State Layoffs Stir More Controversy
While Some Get Pink Slips, Others Are Urged To Volunteer Time Off
Last Updated: 1284 days ago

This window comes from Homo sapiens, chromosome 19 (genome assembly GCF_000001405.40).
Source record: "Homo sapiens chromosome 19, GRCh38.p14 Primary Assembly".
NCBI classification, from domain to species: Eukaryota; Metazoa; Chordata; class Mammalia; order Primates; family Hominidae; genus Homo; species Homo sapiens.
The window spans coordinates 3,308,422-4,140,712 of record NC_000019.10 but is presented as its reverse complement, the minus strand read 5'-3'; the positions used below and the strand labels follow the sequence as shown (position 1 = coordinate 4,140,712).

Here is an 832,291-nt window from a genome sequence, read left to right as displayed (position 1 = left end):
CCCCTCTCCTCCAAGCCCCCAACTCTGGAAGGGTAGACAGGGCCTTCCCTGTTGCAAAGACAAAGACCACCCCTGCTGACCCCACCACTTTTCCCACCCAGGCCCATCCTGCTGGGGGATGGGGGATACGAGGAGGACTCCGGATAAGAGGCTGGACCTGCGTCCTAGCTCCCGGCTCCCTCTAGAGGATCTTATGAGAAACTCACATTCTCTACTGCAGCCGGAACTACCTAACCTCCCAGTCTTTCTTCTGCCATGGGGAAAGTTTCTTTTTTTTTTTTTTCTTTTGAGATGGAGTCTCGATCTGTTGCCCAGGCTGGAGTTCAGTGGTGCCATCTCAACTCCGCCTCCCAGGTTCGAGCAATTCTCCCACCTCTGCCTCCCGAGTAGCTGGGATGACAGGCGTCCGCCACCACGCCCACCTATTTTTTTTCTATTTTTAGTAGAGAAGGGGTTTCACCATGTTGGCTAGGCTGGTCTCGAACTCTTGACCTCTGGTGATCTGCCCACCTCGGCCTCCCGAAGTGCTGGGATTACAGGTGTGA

The fallout from last week's announcement of layoffs within state government continued Monday, as some stepped up to try and save their jobs.Thirty-three workers in the Department of Administration, which serves as the housekeeping arm of state government, were eliminated Friday in an effort to trim the budget in the face of a bleak revenue picture.Some of the workers told 6News' Norman Cox that the layoffs were made randomly with no regard for seniority.Phillip Giddens, who ran the department's "green" government effort aimed at recycling and energy conservation, said eliminating his position will ultimately cost the state money.He said recycling and other environmental efforts saved more than twice his annual salary, but that his superiors didn't recognize the importance of the initiative."The first and only time I met with (Commissioner Mark Everson) one-on-one to discuss the program, the details of the program, he referred to it as fluff," Giddens said.An aide to Everson originally told Cox that the commissioner would address the issue on camera, but later said he was unavailable. The aide said someone else would take over the "green" efforts. More Cost-Cutting Measures Meanwhile, other remaining state workers are being asked to voluntarily take time off without pay to save money.The Department of Natural Resources is reporting the most success, with workers volunteering to take off 400 work days, generating a savings of $75,000, or the equivalent of 1.5 people not working for a year."This is one piece of many things that we're looking at to reach our cost goals," said DNR spokesman Phil Bloom. "We're looking at a whole variety of things, and this is just one piece of the puzzle right now."Democratic Senate Leader Vi Simpson said she supports the governor's efforts to economize, but would prefer he look somewhere other than state workers."I think I would also look at departments like the Department of Education, for instance, where they have awarded several contracts to political cronies of the governor and our Superintendent (Tony) Bennett," she said.The contract Simpson is opposed to gives $108,461.12 to the Central Indiana Corporate Partnership run by Gov. Mitch Daniels ally Carole D'Amico.A representative for Bennett rejected Simpson's criticism and said that the state is lucky to have someone with D'Amico's expertise to advise on critically important education programs.